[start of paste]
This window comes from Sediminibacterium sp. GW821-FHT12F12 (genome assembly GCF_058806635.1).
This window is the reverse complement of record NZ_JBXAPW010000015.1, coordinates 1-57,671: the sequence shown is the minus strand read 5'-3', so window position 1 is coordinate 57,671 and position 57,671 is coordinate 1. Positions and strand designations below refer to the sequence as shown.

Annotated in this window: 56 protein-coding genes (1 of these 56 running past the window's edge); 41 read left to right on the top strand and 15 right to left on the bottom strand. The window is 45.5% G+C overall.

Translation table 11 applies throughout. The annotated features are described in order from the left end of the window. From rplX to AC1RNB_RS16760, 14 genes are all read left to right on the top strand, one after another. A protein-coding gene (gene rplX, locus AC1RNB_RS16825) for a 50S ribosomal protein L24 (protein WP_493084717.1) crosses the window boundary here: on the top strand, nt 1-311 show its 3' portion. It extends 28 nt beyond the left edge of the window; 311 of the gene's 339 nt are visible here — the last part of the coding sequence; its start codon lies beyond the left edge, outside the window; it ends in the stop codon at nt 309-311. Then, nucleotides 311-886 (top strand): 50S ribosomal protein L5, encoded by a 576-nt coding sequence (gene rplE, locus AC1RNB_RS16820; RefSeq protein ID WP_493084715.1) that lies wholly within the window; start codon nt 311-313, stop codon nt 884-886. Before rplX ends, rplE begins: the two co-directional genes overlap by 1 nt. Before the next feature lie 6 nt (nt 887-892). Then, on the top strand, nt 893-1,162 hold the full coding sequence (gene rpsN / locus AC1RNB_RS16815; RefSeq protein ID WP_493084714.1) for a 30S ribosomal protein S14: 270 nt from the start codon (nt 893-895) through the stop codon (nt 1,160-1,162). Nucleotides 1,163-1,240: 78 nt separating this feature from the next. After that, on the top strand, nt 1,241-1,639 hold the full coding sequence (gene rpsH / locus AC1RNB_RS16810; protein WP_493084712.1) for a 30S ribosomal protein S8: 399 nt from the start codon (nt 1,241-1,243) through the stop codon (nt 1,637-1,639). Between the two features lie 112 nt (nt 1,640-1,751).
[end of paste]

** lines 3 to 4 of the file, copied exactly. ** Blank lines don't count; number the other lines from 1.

Annotated in this window: 56 protein-coding genes (1 of these 56 running past the window's edge); 41 read left to right on the top strand and 15 right to left on the bottom strand. The window is 45.5% G+C overall.

Translation table 11 applies throughout. The annotated features are described in order from the left end of the window. From rplX to AC1RNB_RS16760, 14 genes are all read left to right on the top strand, one after another. A protein-coding gene (gene rplX, locus AC1RNB_RS16825) for a 50S ribosomal protein L24 (protein WP_493084717.1) crosses the window boundary here: on the top strand, nt 1-311 show its 3' portion. It extends 28 nt beyond the left edge of the window; 311 of the gene's 339 nt are visible here — the last part of the coding sequence; its start codon lies beyond the left edge, outside the window; it ends in the stop codon at nt 309-311. Then, nucleotides 311-886 (top strand): 50S ribosomal protein L5, encoded by a 576-nt coding sequence (gene rplE, locus AC1RNB_RS16820; RefSeq protein ID WP_493084715.1) that lies wholly within the window; start codon nt 311-313, stop codon nt 884-886. Before rplX ends, rplE begins: the two co-directional genes overlap by 1 nt. Before the next feature lie 6 nt (nt 887-892). Then, on the top strand, nt 893-1,162 hold the full coding sequence (gene rpsN / locus AC1RNB_RS16815; RefSeq protein ID WP_493084714.1) for a 30S ribosomal protein S14: 270 nt from the start codon (nt 893-895) through the stop codon (nt 1,160-1,162). Nucleotides 1,163-1,240: 78 nt separating this feature from the next. After that, on the top strand, nt 1,241-1,639 hold the full coding sequence (gene rpsH / locus AC1RNB_RS16810; protein WP_493084712.1) for a 30S ribosomal protein S8: 399 nt from the start codon (nt 1,241-1,243) through the stop codon (nt 1,637-1,639). Between the two features lie 112 nt (nt 1,640-1,751).